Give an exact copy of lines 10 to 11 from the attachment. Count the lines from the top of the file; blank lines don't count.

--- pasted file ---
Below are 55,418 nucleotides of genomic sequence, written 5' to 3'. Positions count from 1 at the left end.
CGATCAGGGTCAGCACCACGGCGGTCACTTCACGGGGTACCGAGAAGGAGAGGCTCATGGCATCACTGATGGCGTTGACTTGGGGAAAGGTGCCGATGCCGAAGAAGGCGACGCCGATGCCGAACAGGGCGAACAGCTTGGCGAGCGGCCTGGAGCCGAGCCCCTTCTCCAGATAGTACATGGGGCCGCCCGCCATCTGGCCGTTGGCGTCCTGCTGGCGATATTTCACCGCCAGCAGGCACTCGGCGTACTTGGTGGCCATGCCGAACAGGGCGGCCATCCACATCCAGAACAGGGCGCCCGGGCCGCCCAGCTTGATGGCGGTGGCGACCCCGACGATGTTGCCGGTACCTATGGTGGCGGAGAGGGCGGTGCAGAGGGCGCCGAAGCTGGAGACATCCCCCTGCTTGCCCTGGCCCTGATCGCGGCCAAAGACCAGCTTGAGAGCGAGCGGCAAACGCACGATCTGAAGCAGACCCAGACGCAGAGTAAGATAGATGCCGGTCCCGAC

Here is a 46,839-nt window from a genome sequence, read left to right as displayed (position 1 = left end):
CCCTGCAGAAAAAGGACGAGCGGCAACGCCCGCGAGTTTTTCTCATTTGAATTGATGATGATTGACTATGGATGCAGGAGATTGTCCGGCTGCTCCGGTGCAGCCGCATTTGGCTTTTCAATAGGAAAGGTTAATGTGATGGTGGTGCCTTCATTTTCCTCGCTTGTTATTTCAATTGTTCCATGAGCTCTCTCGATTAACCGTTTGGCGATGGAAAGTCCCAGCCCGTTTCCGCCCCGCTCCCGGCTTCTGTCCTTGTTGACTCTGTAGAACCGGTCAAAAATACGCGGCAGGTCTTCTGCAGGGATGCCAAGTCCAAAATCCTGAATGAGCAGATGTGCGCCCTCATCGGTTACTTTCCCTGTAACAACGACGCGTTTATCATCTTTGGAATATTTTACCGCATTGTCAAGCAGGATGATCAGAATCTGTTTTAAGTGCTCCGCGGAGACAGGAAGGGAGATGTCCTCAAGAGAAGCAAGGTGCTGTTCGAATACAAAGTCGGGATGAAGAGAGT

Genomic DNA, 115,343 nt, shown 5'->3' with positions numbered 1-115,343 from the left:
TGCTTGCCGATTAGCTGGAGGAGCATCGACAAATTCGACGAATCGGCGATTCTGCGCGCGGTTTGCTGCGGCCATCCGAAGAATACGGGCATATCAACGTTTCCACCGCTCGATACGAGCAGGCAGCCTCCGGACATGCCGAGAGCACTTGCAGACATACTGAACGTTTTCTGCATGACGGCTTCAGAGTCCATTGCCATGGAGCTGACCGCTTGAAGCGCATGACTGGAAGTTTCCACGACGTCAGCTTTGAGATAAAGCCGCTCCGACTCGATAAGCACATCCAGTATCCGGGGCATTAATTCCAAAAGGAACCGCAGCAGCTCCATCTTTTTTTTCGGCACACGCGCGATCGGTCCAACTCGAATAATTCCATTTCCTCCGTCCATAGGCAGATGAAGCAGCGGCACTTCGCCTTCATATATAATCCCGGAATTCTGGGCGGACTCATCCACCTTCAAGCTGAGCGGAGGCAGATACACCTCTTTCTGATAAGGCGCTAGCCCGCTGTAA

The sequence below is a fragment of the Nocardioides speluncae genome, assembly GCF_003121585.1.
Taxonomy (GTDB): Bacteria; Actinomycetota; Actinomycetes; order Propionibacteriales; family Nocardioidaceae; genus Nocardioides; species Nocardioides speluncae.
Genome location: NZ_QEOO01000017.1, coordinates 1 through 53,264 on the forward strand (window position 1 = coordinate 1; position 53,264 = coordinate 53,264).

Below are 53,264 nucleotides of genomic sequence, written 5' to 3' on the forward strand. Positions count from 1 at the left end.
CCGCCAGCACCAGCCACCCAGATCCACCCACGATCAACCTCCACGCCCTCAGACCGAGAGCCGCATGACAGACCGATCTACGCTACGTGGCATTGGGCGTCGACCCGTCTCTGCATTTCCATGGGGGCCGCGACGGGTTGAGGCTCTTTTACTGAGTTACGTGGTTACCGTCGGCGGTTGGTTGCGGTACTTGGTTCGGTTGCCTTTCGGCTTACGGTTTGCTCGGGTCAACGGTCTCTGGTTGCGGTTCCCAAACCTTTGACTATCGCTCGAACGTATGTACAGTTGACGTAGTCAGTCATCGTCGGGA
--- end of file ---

Below are 53,264 nucleotides of genomic sequence, written 5' to 3' on the forward strand. Positions count from 1 at the left end.
CCGCCAGCACCAGCCACCCAGATCCACCCACGATCAACCTCCACGCCCTCAGACCGAGAGCCGCATGACAGACCGATCTACGCTACGTGGCATTGGGCGTCGACCCGTCTCTGCATTTCCATGGGGGCCGCGACGGGTTGAGGCTCTTTTACTGAGTTACGTGGTTACCGTCGGCGGTTGGTTGCGGTACTTGGTTCGGTTGCCTTTCGGCTTACGGTTTGCTCGGGTCAACGGTCTCTGGTTGCGGTTCCCAAACCTTTGACTATCGCTCGAACGTATGTACAGTTGACGTAGTCAGTCATCGTCGGGA